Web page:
Property market stuck in the doldrums as number of homes on Britain’s estate agents’ books falls to lowest since 1978
A scarcity of properties coming up for sale means that estate agents are being left with an average of just 43 unsold homes on their books.
This is the lowest ever recorded number since records began at the Royal Institution of Chartered Surveyors in 1978. While the supply of homes for sale hits record lows, demand from buyers was equally ‘subdued’ last month, RICS said.
The shortage of homes available has also had a knock-on effect on sales, with an increasing number of experts in the industry reporting a decline in completed transactions.
Dwindling supplies: Scarce supplies of properties coming up for sale mean estate agents are being left with an average of just 43 unsold homes on their books
The lack of supply in the market is continuing to drive house prices up, with 22 per cent more surveyors questioned by RICS reporting price hikes in the last month.
With sales and demand stagnating in many parts of the country, industry insiders have trimmed back their sales growth predictions for the year ahead.
‘The areas with declining buyer interest outweigh those with increasing demand’, RICS added in its latest report.
While interest from buyers dropped off in many parts of the country last month, it grew in Northern Ireland and the South West of England.
In the central London market, house price growth has dwindled to its weakest since 2009. But, taking London as a whole, there has been a slight upturn in interest form buyers over the last four months, RICS said.
Simon Rubinsohn, chief economist at Rics, said: ‘The latest results for the Rics survey show little change in the underlying picture surrounding both sales and markets.
‘High end sale properties in central London remain under pressure, while the wider residential market continues to be underpinned by a lack of stock.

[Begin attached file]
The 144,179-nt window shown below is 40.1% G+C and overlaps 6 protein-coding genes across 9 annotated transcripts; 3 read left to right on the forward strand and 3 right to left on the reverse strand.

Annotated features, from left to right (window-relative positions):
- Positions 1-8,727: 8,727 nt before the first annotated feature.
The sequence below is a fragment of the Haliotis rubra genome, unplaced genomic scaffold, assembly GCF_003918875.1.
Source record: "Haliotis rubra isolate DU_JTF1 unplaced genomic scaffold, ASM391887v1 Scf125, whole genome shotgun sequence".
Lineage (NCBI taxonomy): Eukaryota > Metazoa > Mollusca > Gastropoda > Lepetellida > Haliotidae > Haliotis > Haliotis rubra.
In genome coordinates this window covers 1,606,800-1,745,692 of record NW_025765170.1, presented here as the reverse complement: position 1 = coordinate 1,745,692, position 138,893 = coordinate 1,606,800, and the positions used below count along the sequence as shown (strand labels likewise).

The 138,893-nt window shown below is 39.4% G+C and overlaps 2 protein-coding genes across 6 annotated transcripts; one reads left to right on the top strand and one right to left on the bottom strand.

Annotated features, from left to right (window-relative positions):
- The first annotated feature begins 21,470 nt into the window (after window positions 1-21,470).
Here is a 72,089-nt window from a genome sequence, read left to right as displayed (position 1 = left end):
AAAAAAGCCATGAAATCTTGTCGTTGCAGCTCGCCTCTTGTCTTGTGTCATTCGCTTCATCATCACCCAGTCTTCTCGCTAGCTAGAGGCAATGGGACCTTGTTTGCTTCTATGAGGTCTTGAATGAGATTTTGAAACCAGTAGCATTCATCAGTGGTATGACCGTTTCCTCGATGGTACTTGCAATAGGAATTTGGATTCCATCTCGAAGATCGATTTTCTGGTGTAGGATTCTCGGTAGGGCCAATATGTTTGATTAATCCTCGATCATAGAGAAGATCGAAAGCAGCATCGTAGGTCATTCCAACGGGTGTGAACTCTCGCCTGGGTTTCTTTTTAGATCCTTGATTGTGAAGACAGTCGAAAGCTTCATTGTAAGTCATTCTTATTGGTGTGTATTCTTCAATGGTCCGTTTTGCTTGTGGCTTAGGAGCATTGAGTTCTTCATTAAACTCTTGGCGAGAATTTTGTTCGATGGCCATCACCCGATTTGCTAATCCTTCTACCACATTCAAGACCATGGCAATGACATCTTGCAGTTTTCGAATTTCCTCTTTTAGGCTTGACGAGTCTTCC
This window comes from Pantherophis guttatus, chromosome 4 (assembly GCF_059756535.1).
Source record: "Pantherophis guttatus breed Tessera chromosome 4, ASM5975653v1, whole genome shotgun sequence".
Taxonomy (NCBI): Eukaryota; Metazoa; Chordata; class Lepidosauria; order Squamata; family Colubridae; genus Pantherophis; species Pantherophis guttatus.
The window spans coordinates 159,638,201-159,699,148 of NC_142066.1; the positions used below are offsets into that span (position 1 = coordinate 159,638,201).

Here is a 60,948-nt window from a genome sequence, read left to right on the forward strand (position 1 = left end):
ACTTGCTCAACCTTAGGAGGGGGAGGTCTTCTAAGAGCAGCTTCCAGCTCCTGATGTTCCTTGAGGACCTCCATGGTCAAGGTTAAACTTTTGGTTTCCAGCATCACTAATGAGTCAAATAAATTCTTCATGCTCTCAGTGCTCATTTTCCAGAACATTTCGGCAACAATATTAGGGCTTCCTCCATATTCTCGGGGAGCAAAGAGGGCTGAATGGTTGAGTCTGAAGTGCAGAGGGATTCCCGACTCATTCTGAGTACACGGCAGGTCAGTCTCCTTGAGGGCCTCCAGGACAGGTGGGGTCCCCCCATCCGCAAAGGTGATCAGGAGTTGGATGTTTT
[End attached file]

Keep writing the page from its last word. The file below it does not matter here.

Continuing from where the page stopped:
‘This includes rents, with rents away from the capital generally moving higher as demand outstrips supply.
‘For the time being it is hard to see any major impetus for change in the market, something also being reflected in the flat trend in transaction levels.’
Lower demand: With supplies of homes reaching estate agents’ books falling to record lows, demand from buyers was equally ‘subdued’ last month
Looking ahead, a balance of 24 per cent of industry insiders surveyed said they expect house sales numbers to rise rather than fall over the next 12 months.
In the lettings market, Rics said tenant demand continues to grow, with 11 per cent more surveyors noting an increase rather than a fall in demand.
On Tuesday, data from the Office for National Statistics revealed that the average cost o a home in the UK rose 5.8 per cent in the year to February, bringing the cost of a home up to £218,000.
This is £12,000 higher than in February 2016 and £2,000 higher than last month.
The main contribution to the increase in house prices came from England, where house prices increased by 6.3 per cent in the year to February, with the average cost of a home at £234,000.
Cut back predictions: Industry insiders have trimmed back their sales growth predictions for the year ahead